Umbilical cord blood (UCB) derived stem cells

The growth of a fetus while in the uterus requires nutrients, oxygen and removal of waste substances. These essential substances pass from the mother's blood to the fetus blood through the placenta which grows in the wall of uterus and connects mother and developing fetus through the umbilical cord. The blood found within the umbilical cord is the baby's, not the mother's and it is a rich source of stem cells genetically unique to the baby. Routinely, after a baby is born, umbilical cord is discarded with the placenta. The UCB collection poses no health risk to either the mother or the baby, and it is a painless and non-invasive procedure that does not change the birth process.

Bone marrow is the primary graft source for transplantation in children, though the use of umbilical cord blood is increasing and the use of mobilized peripheral blood is decreasing. Historically the first cord blood transplant was performed in 1988 on a 6-years-old boy with the blood disorder Fanconi Anemia. During the period 2007 to 2011, peripheral blood accounted for 23% and cord blood accounted for 26% of allogeneic transplants in patients younger than twenty years. Use of umbilical cord grafts in patients >20 years, doubled during the decade analysed from 3 to 6%. Since first transplant, more than 20,000 cord blood transplants have been performed worldwide to treat blood and immune system disorders. There are an estimated 15,000 patients who need a stem cell transplant every year. Up to 40 percent of them cannot find tissue-matched donor with the same tissue type. Matching donors are even more difficult to identify for patients from ethnic minority and mixed racial backgrounds. UCB are less mature than cells from bone marrow and have greater proliferative and colony forming capacity, and are more responsive to some growth factors. Studies demonstrate that UCB contain sufficient amount of stem cells to reconstitute entire hematopoietic system of a child with myeloablative therapy and incidence of GVHD was 10-fold lower than with human leukocyte antigen-matched (HLA) bone marrow obtained from a sibling. Recent studies also demonstrate that UCB stem cells do not require to match the tissue as closely as bone marrow or peripheral blood for a successful transplant. Furthermore, UCB units are stored in a cord blood bank and could be used immediately. Relatively low numbers of stem cells in each cord blood donation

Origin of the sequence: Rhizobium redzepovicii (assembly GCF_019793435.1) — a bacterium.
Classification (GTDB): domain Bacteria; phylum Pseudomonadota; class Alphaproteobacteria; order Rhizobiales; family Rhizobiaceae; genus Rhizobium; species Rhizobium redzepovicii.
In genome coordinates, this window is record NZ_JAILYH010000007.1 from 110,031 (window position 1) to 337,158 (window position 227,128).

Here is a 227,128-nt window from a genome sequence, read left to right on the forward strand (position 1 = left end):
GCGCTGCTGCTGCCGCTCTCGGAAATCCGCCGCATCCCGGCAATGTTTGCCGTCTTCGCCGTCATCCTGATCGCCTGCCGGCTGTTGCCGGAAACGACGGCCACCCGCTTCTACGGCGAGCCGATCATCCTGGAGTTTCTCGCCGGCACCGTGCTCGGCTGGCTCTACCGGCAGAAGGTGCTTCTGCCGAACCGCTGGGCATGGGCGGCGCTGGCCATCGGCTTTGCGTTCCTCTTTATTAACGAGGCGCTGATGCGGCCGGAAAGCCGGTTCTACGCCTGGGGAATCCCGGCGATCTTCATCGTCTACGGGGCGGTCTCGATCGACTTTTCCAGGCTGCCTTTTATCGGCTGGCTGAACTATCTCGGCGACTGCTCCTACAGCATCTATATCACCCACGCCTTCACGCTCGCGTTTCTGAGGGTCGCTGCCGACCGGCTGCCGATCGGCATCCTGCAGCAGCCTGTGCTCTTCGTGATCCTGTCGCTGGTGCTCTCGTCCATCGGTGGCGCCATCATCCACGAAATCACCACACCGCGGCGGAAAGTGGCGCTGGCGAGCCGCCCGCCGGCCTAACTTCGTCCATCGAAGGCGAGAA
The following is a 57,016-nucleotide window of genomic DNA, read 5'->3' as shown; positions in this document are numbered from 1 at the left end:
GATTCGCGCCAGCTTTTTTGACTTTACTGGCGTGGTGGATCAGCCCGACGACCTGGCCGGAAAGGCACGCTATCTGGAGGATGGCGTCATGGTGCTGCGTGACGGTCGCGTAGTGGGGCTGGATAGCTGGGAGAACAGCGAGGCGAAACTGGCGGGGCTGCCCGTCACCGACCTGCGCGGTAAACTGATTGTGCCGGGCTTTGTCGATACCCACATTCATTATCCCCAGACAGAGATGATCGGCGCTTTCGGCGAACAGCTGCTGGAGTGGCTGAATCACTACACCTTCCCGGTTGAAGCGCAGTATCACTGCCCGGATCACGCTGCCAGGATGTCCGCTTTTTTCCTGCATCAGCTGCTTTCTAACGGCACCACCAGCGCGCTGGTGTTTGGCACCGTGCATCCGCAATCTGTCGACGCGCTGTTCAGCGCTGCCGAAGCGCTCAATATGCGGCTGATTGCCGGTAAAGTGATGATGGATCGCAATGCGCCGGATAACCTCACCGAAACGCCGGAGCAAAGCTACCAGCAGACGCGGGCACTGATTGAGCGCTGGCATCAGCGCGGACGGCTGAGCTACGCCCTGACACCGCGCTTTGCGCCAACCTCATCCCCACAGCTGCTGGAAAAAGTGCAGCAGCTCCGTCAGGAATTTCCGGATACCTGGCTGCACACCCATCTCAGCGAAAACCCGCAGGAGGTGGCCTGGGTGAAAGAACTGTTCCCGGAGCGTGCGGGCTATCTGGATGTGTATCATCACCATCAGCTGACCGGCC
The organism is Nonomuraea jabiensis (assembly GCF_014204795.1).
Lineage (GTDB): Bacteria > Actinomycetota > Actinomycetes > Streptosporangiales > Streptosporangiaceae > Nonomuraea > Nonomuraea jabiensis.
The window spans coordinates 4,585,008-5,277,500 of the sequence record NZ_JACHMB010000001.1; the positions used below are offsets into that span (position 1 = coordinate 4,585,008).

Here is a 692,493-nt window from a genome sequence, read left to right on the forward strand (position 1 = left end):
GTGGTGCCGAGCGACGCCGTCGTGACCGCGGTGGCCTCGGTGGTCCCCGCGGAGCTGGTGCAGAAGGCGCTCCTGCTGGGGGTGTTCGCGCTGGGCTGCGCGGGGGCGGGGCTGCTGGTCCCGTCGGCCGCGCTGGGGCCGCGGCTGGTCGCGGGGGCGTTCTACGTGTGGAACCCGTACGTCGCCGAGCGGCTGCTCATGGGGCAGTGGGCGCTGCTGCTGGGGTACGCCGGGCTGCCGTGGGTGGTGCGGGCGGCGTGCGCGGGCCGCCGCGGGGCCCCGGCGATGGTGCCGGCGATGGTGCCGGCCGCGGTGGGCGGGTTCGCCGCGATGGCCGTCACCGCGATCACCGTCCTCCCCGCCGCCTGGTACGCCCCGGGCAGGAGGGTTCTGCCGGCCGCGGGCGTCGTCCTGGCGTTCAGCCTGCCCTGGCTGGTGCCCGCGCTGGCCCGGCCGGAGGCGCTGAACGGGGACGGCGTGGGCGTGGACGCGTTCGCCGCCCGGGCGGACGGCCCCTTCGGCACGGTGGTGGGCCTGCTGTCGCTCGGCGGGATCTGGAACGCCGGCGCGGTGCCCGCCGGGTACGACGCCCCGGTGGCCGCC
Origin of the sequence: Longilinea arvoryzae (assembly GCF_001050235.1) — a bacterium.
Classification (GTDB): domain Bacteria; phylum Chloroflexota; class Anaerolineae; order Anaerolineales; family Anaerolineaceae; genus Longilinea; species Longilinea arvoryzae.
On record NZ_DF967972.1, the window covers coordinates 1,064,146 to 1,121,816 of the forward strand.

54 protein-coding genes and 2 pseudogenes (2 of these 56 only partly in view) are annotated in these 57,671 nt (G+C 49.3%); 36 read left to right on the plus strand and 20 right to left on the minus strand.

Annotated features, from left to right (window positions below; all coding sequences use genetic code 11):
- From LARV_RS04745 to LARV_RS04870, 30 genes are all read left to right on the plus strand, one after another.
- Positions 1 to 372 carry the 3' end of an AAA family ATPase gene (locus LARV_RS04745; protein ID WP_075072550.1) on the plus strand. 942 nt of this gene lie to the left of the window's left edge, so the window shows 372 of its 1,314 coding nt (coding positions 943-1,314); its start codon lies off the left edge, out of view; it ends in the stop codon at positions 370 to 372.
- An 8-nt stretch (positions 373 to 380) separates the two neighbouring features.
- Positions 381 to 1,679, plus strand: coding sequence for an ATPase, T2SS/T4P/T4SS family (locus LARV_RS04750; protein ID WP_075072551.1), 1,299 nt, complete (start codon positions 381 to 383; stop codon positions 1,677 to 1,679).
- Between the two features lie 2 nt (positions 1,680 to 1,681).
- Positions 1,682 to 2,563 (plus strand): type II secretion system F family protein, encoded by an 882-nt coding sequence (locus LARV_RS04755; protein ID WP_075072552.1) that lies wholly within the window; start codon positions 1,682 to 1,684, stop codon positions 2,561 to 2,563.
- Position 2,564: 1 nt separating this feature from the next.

may cause delayed engraftment, but combination of two or more cord blood units with haplotype matched CD34 cells for a single patient provides high rates of sustained donor engraftment and decrease transplant related mortality in adults and large children.